How are you? We’ve missed you, and we want to update you on what’s been going on with Feral Vector.
Although we wanted to, we couldn’t run Feral Vector in 2023. Restarting it requires significant additional expenses, and for reasons outlined below will be a higher production effort than previous events. On top of pandemic uncertainty, this year a few of us have been dealing with illness, house moves, and renovations.
Looking to the future though, we intend to run Feral Vector in 2024 and we’re excited about it! We’ll keep you posted about the exact dates which, as usual, will likely be in the spring.
If you bought a ticket for Feral Vector 2020, it will be valid for Feral Vector 2024. Thank you for your patience and support.
Please continue reading to learn about some of our plans regarding covid safety, as well as a couple of other interesting tidbits…
Trick or Retreat:
Trick of Retreat is also happening in Hebden Bridge this year, around Halloween. It won’t be like FV and isn’t a part of FV, but will be happening in the Birchcliffe and Hostel. Its first edition was down south, and was a lovely few days of board games, food, and going for walks. David and Sarah have been discussing things since last November; Feral Vector and Trick or Retreat are sibling events now.
Many of you follow us on the platform formerly known as Twitter, but have also migrated to other platforms as it continues to slowly crumble into the sea. For several reasons, we will be leaving it soon, but you can also find us in these places:
Covid, Safety, And Accessibility:
We’ve discussed covid safety periodically since March 2020. At present, everyone involved in Feral Vector has different levels of comfort when it comes to events and indoor spaces. One thing we’re unanimous on though: it’s not okay to pretend everything’s fine, that vulnerable people don’t exist, or that we’re not still in a global pandemic.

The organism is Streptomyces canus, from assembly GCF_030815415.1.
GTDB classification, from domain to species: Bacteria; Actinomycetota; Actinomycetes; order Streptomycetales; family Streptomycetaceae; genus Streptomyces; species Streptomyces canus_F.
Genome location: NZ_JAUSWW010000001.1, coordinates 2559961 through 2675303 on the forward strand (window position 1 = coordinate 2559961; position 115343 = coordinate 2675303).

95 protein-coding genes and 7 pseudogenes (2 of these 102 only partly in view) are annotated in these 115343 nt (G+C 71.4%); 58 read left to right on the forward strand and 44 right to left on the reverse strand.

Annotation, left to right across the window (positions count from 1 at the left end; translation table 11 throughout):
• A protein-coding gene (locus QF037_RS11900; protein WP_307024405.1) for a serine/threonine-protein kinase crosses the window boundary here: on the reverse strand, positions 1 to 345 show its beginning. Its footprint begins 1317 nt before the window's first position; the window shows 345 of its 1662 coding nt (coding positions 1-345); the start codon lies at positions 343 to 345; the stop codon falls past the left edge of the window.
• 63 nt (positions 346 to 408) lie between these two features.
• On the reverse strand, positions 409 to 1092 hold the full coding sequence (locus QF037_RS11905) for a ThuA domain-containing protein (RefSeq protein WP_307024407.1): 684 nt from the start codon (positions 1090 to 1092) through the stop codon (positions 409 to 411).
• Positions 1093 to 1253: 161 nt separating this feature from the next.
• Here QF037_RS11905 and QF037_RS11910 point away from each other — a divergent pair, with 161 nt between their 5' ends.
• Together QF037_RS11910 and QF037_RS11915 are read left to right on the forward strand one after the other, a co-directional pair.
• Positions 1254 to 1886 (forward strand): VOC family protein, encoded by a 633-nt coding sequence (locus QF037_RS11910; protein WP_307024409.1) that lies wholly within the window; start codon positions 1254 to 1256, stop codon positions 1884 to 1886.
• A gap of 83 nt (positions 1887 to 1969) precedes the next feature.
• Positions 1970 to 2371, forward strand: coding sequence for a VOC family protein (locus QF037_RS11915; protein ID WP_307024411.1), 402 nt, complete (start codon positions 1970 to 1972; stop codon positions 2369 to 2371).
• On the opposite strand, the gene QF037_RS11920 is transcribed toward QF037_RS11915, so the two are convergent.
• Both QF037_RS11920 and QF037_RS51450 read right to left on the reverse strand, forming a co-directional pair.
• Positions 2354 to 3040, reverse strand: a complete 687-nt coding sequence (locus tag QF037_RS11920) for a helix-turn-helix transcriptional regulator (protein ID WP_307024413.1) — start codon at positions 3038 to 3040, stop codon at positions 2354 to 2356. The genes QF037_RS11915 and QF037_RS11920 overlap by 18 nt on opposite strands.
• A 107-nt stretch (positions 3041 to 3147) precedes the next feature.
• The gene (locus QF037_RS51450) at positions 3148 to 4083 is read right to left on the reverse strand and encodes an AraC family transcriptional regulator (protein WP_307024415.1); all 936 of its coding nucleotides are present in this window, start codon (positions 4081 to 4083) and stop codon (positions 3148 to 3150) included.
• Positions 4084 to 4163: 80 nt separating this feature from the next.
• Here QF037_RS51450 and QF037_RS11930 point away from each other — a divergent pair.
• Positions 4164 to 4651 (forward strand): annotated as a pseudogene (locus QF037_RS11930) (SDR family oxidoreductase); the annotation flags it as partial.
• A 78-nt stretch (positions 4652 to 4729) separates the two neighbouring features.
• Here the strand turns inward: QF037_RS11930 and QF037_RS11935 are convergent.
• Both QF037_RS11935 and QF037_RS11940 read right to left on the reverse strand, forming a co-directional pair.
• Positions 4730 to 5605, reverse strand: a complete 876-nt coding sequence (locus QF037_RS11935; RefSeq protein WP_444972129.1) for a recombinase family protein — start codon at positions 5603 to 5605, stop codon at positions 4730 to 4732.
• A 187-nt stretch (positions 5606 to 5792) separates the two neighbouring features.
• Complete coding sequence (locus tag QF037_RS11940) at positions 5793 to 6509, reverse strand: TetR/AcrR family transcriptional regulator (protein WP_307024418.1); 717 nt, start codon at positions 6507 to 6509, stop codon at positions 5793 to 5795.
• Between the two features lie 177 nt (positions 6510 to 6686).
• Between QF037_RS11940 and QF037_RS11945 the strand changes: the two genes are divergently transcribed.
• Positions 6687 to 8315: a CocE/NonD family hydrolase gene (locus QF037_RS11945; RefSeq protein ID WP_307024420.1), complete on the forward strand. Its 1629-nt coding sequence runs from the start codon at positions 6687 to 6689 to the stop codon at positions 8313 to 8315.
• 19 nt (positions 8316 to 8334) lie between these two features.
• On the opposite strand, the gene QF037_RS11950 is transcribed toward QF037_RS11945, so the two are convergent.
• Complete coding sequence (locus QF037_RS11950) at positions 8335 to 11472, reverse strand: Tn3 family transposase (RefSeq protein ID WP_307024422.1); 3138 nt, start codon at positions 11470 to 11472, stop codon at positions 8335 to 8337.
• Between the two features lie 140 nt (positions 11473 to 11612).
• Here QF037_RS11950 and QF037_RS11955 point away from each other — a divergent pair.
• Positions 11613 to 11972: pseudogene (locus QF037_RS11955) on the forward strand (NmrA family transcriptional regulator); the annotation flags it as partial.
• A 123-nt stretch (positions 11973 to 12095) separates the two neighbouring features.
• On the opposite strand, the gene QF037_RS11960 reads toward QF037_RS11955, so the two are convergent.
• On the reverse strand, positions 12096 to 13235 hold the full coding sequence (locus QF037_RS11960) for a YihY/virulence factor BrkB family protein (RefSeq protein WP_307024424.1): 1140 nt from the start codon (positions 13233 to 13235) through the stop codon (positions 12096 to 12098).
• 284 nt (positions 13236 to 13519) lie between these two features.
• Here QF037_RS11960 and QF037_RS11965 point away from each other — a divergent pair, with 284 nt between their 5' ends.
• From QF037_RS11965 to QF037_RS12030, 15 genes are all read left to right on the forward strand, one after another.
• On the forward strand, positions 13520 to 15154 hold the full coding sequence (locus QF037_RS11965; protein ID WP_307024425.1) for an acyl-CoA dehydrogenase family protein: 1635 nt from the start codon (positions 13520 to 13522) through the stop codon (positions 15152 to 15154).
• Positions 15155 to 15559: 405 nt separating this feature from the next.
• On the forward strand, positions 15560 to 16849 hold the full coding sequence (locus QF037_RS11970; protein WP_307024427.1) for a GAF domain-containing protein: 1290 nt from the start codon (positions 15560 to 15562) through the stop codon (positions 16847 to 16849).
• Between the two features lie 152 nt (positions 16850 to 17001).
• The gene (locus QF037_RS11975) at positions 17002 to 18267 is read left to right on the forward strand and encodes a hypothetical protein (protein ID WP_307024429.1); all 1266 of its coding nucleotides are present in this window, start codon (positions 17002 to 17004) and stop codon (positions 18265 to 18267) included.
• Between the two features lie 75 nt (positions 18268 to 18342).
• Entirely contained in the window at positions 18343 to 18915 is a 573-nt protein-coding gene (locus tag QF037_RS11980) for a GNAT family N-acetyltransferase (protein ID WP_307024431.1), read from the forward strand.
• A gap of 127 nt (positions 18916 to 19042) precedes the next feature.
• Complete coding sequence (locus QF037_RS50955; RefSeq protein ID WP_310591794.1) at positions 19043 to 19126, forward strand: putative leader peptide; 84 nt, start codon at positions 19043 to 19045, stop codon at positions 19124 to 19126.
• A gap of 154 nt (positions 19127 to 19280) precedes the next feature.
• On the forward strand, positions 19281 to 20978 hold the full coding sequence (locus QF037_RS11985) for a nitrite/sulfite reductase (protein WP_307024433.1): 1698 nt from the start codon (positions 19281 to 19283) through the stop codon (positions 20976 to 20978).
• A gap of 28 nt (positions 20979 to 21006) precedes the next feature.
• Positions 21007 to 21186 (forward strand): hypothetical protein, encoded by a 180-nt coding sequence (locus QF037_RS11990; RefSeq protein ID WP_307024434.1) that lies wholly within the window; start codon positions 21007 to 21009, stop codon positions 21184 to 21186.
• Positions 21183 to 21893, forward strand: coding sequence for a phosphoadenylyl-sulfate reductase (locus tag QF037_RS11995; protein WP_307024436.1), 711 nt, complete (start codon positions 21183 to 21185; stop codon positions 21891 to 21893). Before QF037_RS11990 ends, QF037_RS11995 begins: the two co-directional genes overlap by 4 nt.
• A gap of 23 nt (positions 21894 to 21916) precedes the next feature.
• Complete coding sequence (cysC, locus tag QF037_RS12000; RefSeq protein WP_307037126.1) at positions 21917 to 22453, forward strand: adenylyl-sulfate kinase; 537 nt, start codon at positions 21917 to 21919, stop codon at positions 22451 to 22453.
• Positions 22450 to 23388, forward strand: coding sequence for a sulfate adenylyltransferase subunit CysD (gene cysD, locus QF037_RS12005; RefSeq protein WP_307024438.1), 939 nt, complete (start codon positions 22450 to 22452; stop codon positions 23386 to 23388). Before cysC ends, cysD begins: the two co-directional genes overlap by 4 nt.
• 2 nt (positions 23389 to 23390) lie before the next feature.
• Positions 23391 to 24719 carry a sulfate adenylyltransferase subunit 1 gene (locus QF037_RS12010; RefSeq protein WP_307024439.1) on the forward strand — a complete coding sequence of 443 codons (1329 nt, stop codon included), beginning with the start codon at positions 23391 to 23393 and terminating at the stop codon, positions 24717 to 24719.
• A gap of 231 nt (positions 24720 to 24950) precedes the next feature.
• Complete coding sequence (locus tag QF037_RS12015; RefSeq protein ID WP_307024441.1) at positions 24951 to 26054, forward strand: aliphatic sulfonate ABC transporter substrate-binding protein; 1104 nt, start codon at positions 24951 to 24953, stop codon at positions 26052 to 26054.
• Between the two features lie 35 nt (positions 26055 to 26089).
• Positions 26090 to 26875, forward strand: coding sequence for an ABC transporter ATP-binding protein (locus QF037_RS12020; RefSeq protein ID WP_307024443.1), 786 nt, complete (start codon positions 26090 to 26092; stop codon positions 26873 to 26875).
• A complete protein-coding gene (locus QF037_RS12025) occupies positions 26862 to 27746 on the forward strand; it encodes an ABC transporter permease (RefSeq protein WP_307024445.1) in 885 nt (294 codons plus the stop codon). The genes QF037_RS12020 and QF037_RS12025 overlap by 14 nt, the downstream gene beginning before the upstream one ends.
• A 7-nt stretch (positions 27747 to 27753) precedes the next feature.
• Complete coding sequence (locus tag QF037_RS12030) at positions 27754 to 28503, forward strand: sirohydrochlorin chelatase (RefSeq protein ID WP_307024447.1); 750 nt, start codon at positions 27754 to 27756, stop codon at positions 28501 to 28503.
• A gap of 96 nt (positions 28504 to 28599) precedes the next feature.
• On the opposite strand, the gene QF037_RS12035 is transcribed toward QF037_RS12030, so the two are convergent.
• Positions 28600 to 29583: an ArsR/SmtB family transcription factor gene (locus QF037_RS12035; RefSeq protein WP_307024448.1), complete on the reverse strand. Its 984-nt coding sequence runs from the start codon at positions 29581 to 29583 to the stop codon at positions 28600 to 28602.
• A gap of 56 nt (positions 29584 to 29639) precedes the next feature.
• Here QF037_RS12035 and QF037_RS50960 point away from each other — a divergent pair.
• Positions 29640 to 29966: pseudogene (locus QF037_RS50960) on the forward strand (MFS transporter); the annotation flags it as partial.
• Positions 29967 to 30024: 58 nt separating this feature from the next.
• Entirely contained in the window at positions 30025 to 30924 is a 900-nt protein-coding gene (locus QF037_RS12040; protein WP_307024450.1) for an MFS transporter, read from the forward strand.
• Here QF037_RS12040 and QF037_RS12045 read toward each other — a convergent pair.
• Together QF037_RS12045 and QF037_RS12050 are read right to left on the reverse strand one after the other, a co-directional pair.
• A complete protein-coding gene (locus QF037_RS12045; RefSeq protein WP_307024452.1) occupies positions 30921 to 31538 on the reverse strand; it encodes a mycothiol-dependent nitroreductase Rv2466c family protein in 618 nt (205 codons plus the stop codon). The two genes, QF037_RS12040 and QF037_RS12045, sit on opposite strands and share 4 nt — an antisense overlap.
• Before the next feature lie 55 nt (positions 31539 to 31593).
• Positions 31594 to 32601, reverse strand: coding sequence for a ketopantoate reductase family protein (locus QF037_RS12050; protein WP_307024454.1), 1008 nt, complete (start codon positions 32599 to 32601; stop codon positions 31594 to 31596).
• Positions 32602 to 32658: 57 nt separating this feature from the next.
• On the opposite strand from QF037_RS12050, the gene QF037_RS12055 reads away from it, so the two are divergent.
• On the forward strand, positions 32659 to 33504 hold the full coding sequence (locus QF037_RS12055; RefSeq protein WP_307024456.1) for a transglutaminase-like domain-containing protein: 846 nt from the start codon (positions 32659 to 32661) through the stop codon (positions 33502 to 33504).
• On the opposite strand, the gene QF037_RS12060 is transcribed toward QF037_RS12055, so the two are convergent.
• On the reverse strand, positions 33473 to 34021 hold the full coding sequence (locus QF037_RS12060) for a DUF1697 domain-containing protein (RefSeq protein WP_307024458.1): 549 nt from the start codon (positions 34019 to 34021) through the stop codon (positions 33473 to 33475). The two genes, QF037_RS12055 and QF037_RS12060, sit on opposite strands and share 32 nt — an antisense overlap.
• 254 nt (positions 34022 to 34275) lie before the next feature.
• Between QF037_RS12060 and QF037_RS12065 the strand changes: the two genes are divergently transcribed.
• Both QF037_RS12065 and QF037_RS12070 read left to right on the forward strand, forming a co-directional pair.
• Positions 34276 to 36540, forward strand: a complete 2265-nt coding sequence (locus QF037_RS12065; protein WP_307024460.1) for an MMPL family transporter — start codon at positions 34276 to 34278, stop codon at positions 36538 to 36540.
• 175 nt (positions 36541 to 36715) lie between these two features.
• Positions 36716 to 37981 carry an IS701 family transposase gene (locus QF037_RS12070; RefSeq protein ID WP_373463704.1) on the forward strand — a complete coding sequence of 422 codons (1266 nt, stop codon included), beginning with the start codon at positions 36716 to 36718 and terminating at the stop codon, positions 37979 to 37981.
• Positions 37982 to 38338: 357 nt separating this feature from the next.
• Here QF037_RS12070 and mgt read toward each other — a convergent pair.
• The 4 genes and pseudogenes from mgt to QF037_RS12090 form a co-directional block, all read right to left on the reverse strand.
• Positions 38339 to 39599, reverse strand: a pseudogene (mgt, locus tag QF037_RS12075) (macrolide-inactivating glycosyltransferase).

We contemplated an online FV2020, but decided that wouldn’t capture the most important bits of FV. The point is to mostly not be sat in front of screens.
We also looked at doing an outdoor-only Feral Vector, but unless you’re in a field and hiring expensive music-festival infrastructure, that doesn’t reduce risk. It would just offload liability from organisers onto guests, cafés, and bars.
Hebden Bridge also has challenges when it comes to venues, ventilation, and accessibility. Unless something radically changes to make point 3 redundant, here’s the minimum we’re going to achieve at the next FV:
1. To use accessible venues and document that accessibility:
We won’t use venues that can only be accessed via steps. If a venue doesn’t have an accessibility statement, we will work with them to write one.
2. HEPA air filtration and air quality monitoring in venues:
Venues in Hebden Bridge typically lack good ventilation. Adequate filtration will be a large, one-off expense, and we may also have to work out additional strategies and equipment to ensure airflow through venues. We will also get carbon dioxide monitors for smaller spaces. These aren’t just covid measures. Events are hotbeds for virus transmission, and higher carbon dioxide concentrations have been shown to be cognitively detrimental. We intend to reduce both at Feral Vector from now on.
3. Testing and mask provision for event staff and volunteers:
While UK events can no longer enforce masking, having masks and lateral flow tests available to anyone working on FV, including those doing things as part of the programme, is the minimum we’ll do. We’d like to provide for more people if we can afford to.
4. Redesign our website to be accessible:
This site was designed over a decade ago, on a shoestring, to look nice. It is an accessibility nightmare and we’re going to fix that.
One more thing:
If we can’t all meet in person soon… is there anything you fancy doing with people in Minecraft, in places that might look familiar? Answers to email@example.com